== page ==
Simply put, a Section 30 order is not within the democratic reach of Scotland. It is not a matter of democracy. Rather, it is a central element of Britain’s colonial domination and ownership of Scotland.
But why? There has been a pro-independence majority in Holyrood since 2015. Right now, there is a pro-independence majority in Holyrood. The SNP has been given mandate after mandate to move on independence. At one point it had a triple lock mandate. And in spite of the screams from its own rank and file and from the wider independence movement to ‘use the mandate,’ the SNP did exactly nothing – nothing – to advance the campaign for independence. It now wants yet another mandate and another majority all to itself. But why? There is only one reason the SNP wants a majority in May – just to have a majority, just to have unnegotiated [limited] power in a British owned Scotland, to have its own fiefdom within the union. And we can know this is what the party wants because there is nothing else it can have – it cannot grant itself an independence referendum.
It is certainly not my desire to tell you how to vote. I am not telling you not to vote SNP. Vote according to your own conscience and vote for who you want. What I am saying is don’t vote for the SNP thinking this will result in a 2021 independence referendum. It will do no such thing – it can’t. And don’t imagine that not voting for the SNP will endanger independence. It will not. An independence referendum is not on the table – it can’t be. Of course, an SNP government is infinitely better than the alternative. So, in my opinion, it will still be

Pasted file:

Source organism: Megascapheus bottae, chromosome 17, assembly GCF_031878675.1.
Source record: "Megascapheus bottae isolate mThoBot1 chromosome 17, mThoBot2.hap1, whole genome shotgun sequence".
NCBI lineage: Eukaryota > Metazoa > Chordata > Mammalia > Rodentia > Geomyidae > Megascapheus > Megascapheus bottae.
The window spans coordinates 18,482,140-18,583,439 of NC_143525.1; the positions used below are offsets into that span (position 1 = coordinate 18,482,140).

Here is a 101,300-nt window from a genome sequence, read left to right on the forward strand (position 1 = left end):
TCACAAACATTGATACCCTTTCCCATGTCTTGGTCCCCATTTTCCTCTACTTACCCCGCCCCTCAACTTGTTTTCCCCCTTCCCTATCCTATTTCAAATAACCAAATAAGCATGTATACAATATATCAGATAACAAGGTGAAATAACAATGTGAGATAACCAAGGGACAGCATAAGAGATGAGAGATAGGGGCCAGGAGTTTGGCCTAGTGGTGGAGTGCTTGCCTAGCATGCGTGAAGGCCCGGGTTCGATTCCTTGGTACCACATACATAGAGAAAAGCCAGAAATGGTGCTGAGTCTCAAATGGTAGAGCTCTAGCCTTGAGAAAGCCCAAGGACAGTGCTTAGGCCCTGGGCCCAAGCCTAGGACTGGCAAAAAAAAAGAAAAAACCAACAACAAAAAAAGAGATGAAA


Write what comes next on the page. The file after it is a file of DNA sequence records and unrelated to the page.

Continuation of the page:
good better to have the SNP in government, but this 2021 independence referendum business is nothing but an empty election promise, and we deserve so much better than this. It infuriates me that the SNP has made this promise, because independence is not an election promise – it is the highest aspiration of our nation. It is not there as some cheap trick to guarantee election victories.
Independence is not an election promise – it is the highest aspiration of our nation.
My friend on Twitter, ‘Nicola’s No1 Comrade,’ is a firm advocate of returning an SNP majority in May – as is his right. But I asked him to explain to me how this would lead to an independence referendum the Scottish government had no power to grant. He couldn’t. But what he did was offer a perfectly good reason to still support the SNP – so that we might ‘hold their feet to the fire.’ But still, I have questions. How can we hold their feet to the fire? At the last election, after the party failed to deliver on a triple lock mandate, the word was to vote for them again and if we still got nothing, we could withhold our vote next time – that’s this time. His answer to this was: